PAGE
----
Take three highly regarded playwrights. One play. A live poodle (subject to availability, it’s different dogs on different nights), a penny-farthing, scones and cream noshing and on-stage washing that goes way beyond the hair. Even Phil wasn’t around to see Mary Martin wash that man right out of her hair and he happily marked up yet another first: Naked Man Is Flannelled Down In Tin Bath By His Mother.
How the Whingers could empathise with the challenges of this collaborative writing effort. Who takes the reins, they wondered? Andrew usually demands the final say with the Whingers but that is because he is usually right (you see! Guess who added that? See how I suffer?-Phil). Yes, for those of you who ask, it’s the only time you’re likely to see Andrew wearing (the) trousers.
But this effort goes way beyond the genesis of the Whingers: David Eldridge (Under the Blue Sky, Festen), Robert Holman (many things we’ve never seen), and Simon Stephens (Harper Regan, Punk Rock) have been working on A Thousand Stars Explode in the Sky since 2002 when they started writing it on a roll of wallpaper.
Which beggars the Whingers to ask, what sort of wallpaper? Anaglypta? Flock? Perhaps it’s the way forward as unusual alliances steal the headlines. Perhaps Dave and Nick could plan their strategy on easy-to-wipe-clean vinyl for when the disputes start.
But in the case of ATSEITS (great title for a play, but an even better one for a charity gala at The Royal Albert Hall) our Big Three ask:
- Where would you go?
- Who would you see?
- What would you do?
Good questions. And it did make the Whingers think. With the end of the world imminent, would we – like the characters portrayed here – eat Spanish cheese? NO. We would choose something a bit tastier like a Stilton or a Saint Augur. Would we turn down an offer of alcohol as our planet takes its final cutain call (that one was rhetorical)? Would we finally get round to writing our own play knowing that no one would be able to see it and tell us it’s utter twaddle?
No, we would probably be gathered round a computer watching Carol Channing dancing on a xylophone over and over again. In the unlikely event that we ever tired of that we might watch her acrobatic act with the Bernini Brothers until the world ended.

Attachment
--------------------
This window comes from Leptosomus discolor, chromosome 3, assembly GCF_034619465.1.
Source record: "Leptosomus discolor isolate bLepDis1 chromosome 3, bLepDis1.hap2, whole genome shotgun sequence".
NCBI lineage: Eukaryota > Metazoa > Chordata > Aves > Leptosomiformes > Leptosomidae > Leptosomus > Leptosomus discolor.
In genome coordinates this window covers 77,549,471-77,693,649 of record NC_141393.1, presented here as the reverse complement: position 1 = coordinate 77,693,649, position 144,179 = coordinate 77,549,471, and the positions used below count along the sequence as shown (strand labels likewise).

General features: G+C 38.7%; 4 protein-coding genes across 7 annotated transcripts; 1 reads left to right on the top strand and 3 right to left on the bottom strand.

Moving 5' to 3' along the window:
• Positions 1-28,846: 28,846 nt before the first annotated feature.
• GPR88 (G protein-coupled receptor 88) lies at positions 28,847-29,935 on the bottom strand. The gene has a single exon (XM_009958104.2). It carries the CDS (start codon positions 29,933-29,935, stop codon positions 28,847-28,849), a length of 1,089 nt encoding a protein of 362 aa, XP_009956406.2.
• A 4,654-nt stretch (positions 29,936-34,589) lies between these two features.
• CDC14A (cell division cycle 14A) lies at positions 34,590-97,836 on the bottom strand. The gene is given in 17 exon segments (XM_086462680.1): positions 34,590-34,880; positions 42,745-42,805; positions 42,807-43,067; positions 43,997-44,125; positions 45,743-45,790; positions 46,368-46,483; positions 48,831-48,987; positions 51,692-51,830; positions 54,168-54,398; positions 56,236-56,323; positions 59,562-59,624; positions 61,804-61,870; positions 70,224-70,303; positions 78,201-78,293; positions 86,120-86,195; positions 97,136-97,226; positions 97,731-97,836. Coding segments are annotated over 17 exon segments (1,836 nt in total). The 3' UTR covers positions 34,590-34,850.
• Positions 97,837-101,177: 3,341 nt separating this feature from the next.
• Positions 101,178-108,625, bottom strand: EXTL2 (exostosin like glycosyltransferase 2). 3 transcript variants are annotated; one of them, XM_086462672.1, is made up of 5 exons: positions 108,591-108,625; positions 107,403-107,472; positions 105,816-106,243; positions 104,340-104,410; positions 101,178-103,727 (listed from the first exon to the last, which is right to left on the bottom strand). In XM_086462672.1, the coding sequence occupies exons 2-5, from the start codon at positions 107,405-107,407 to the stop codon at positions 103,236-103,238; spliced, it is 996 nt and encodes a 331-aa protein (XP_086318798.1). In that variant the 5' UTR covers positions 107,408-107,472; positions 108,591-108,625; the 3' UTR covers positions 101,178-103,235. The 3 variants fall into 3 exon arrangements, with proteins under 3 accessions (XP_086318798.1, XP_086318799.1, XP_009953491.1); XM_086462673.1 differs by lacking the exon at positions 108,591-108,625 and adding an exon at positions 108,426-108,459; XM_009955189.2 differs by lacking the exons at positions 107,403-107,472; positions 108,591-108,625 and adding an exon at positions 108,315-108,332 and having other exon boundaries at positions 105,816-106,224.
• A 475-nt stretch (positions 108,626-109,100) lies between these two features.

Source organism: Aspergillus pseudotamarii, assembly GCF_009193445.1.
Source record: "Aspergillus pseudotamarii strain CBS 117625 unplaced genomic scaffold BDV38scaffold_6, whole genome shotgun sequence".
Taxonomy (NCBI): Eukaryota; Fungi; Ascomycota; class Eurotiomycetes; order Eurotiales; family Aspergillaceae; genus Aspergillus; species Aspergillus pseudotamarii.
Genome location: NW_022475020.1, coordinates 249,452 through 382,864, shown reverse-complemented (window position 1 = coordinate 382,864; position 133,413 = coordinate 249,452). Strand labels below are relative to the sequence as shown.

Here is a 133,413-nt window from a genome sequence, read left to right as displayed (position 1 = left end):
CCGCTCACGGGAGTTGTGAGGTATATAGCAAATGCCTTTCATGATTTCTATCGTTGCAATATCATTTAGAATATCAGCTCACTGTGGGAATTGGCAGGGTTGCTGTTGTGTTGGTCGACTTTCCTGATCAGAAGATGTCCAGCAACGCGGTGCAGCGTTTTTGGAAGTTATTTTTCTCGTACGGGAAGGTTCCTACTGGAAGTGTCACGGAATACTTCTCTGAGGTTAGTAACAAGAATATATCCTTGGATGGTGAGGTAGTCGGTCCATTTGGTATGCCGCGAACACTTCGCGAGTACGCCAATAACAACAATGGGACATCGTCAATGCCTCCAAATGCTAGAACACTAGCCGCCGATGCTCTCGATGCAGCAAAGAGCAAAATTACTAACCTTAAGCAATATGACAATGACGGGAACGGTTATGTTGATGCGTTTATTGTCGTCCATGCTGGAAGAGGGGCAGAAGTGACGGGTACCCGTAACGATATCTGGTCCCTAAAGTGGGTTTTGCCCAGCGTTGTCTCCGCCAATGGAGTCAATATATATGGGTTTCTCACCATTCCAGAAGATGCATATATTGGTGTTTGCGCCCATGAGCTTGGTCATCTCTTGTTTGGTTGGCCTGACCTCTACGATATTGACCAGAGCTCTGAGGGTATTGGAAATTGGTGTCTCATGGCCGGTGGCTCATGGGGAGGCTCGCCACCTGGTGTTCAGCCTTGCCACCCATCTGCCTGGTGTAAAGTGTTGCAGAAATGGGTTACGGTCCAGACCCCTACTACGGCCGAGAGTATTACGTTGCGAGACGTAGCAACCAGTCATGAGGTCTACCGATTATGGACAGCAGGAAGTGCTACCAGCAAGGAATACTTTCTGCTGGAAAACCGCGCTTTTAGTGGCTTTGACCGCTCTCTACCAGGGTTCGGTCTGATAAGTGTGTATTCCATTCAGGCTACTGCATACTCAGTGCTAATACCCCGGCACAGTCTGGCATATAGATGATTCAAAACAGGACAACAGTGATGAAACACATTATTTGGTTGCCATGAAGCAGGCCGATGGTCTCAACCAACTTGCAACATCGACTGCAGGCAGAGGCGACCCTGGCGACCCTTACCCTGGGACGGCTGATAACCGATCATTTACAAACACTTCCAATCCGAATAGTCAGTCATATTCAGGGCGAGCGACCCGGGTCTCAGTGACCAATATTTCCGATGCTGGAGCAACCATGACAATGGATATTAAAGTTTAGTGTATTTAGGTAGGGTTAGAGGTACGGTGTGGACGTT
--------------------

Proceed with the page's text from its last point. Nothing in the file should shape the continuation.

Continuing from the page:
But it turns out that the correct answers to those three questions are:
- To the family home
- Your family
- Talk to your family a lot and eat some mancego.
For Eldridge/Holman/Stephens aren’t really dealing with the mundane and trivial matters that would occupy the Whingers’ final thoughts. Their take is of a more abstract, human and poetic matter and in this play various members of a fractured family come together deal with issues, bury a few ghosts and unearth a few literal ones along the way.
The trouble is the Whingers are more prosaically minded and spent the whole evening being unconvinced by the detail: how in the name of Bob Crow can trains still be running when they barely keep going in normal circumstances? Would mobile phones still work? Surely there would be no power? If there was power, why use a tin bath and a jug of water? Would people really turn up to work to keep society going as long as possible? Would the thousands of smart bachelor gentlemen who look down their noses at the Whingers at Selfridge’s really have nothing better to do than turn up to work each day? Why would you kill your dog?
And why does everyone seem so calm? Is there no anarchy? Apparently one man did defecate on the perfume counter at Selfridge’s and one of the characters killed him with a knife, but apart from that and a little dope smoking lawlessness doesn’t get a look-in. Even the tea shops are open.
The end-of-the-world theme is a bit of a mixed blessing of an idea for our authors. On the one hand, it’s a compelling starting point, on the other hand when it actually comes it consists of about 50 or so naked light-bulbs and had they chosen an event less dramatic – say the only solar eclipse in our lifetime – they might have created less apocalyptic expectations (and it would not have required much in the way of re-writing at all). To be fair there are probably only 50 light-bulbs in the set because they don’t make them any more and Phil has stock-piled 90% of the UK’s remaining bulbs in his spare room.
Despite all this, if you didn’t know it would be hard to spot three different minds working on a single piece. This doesn’t come across as writing by committee – they have found a collective voice and a shorter version in a more intimate theatre (the Arcola) might have been quite moving.
Still, this collaborative working is not something we can endorse. For if they hadn’t all been working on the this play, one of them might have come up instead with the brilliant new whodunnit that the Whingers are always fantasising someone will write.
As for the cast: the Whingers have no wish to blight the future career of the absurdly young Harry McEntire (Punk Rock, Spring Awakening) but he really is excellent as knowing schoolboy Philip – a face to watch. He’s also a ray of sunshine – especially compared to the other characters who are utterly, 100% miserable. We have to say that director Sean Holmes doesn’t help matters with the relentlessly ponderous pace.
Still, looking on the bright side: there was sex on stage (the same “the man pulls the back of his underpants down to show his bottom” approach to copulation pioneered in Spring Awakening), the folding of (admittedly ghastly) bedsheets live on stage, an electric fence which goes bang, quince jam and a penny-farthing (sadly only pushed, not ridden).